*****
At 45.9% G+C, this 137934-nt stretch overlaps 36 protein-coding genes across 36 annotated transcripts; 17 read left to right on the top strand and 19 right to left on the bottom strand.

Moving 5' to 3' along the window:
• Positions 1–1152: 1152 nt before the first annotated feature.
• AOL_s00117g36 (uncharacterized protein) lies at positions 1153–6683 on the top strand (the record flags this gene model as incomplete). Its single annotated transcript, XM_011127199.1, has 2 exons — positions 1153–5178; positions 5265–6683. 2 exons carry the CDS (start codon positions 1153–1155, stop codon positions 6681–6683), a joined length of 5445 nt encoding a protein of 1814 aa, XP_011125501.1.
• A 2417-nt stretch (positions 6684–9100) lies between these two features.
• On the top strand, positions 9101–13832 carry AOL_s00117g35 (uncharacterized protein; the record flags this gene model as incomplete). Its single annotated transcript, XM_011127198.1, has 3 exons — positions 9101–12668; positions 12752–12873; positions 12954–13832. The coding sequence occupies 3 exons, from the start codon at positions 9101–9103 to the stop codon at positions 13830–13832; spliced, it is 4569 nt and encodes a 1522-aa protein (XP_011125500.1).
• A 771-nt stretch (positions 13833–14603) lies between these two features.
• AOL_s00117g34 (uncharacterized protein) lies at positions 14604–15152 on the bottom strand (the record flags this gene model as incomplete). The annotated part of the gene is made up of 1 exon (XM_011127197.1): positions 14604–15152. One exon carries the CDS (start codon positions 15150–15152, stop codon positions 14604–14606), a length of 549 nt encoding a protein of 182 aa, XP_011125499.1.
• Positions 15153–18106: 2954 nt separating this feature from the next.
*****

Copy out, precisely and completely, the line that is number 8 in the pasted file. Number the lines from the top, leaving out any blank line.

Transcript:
• AOL_s00117g34 (uncharacterized protein) lies at positions 14604–15152 on the bottom strand (the record flags this gene model as incomplete). The annotated part of the gene is made up of 1 exon (XM_011127197.1): positions 14604–15152. One exon carries the CDS (start codon positions 15150–15152, stop codon positions 14604–14606), a length of 549 nt encoding a protein of 182 aa, XP_011125499.1.